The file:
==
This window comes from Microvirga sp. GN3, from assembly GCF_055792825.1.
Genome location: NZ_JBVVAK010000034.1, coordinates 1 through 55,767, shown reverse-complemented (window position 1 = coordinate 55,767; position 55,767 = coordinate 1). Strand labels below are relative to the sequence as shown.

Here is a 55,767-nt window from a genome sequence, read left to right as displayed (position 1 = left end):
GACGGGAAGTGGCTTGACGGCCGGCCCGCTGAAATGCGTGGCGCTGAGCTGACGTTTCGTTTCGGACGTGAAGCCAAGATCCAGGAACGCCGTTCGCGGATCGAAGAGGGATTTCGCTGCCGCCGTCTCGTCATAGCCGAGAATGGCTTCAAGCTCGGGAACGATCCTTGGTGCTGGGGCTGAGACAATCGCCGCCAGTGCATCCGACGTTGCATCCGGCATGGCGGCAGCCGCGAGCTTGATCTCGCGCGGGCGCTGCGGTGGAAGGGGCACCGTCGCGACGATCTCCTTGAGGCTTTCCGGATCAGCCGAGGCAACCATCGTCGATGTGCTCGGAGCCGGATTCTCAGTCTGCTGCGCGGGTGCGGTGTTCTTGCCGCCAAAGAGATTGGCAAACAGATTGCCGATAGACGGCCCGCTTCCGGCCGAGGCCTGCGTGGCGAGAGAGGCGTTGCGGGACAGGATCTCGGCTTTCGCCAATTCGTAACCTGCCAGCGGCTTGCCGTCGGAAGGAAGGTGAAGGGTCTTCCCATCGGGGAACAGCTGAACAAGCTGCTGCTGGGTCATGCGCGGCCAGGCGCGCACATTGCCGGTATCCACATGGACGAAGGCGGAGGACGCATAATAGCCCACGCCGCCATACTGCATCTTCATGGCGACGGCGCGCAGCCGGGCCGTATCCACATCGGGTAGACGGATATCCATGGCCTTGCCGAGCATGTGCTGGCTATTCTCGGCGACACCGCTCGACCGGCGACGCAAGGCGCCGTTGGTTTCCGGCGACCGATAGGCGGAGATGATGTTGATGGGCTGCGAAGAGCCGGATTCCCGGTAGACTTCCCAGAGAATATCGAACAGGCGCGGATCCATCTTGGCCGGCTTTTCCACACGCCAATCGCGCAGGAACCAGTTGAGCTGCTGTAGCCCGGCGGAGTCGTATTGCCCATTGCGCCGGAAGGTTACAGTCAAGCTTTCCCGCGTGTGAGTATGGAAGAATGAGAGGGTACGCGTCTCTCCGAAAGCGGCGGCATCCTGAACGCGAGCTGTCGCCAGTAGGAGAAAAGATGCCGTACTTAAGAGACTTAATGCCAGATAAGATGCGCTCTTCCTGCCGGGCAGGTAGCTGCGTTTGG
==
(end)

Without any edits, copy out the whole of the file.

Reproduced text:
This window comes from Microvirga sp. GN3, from assembly GCF_055792825.1.
Genome location: NZ_JBVVAK010000034.1, coordinates 1 through 55,767, shown reverse-complemented (window position 1 = coordinate 55,767; position 55,767 = coordinate 1). Strand labels below are relative to the sequence as shown.

Here is a 55,767-nt window from a genome sequence, read left to right as displayed (position 1 = left end):
GACGGGAAGTGGCTTGACGGCCGGCCCGCTGAAATGCGTGGCGCTGAGCTGACGTTTCGTTTCGGACGTGAAGCCAAGATCCAGGAACGCCGTTCGCGGATCGAAGAGGGATTTCGCTGCCGCCGTCTCGTCATAGCCGAGAATGGCTTCAAGCTCGGGAACGATCCTTGGTGCTGGGGCTGAGACAATCGCCGCCAGTGCATCCGACGTTGCATCCGGCATGGCGGCAGCCGCGAGCTTGATCTCGCGCGGGCGCTGCGGTGGAAGGGGCACCGTCGCGACGATCTCCTTGAGGCTTTCCGGATCAGCCGAGGCAACCATCGTCGATGTGCTCGGAGCCGGATTCTCAGTCTGCTGCGCGGGTGCGGTGTTCTTGCCGCCAAAGAGATTGGCAAACAGATTGCCGATAGACGGCCCGCTTCCGGCCGAGGCCTGCGTGGCGAGAGAGGCGTTGCGGGACAGGATCTCGGCTTTCGCCAATTCGTAACCTGCCAGCGGCTTGCCGTCGGAAGGAAGGTGAAGGGTCTTCCCATCGGGGAACAGCTGAACAAGCTGCTGCTGGGTCATGCGCGGCCAGGCGCGCACATTGCCGGTATCCACATGGACGAAGGCGGAGGACGCATAATAGCCCACGCCGCCATACTGCATCTTCATGGCGACGGCGCGCAGCCGGGCCGTATCCACATCGGGTAGACGGATATCCATGGCCTTGCCGAGCATGTGCTGGCTATTCTCGGCGACACCGCTCGACCGGCGACGCAAGGCGCCGTTGGTTTCCGGCGACCGATAGGCGGAGATGATGTTGATGGGCTGCGAAGAGCCGGATTCCCGGTAGACTTCCCAGAGAATATCGAACAGGCGCGGATCCATCTTGGCCGGCTTTTCCACACGCCAATCGCGCAGGAACCAGTTGAGCTGCTGTAGCCCGGCGGAGTCGTATTGCCCATTGCGCCGGAAGGTTACAGTCAAGCTTTCCCGCGTGTGAGTATGGAAGAATGAGAGGGTACGCGTCTCTCCGAAAGCGGCGGCATCCTGAACGCGAGCTGTCGCCAGTAGGAGAAAAGATGCCGTACTTAAGAGACTTAATGCCAGATAAGATGCGCTCTTCCTGCCGGGCAGGTAGCTGCGTTTGG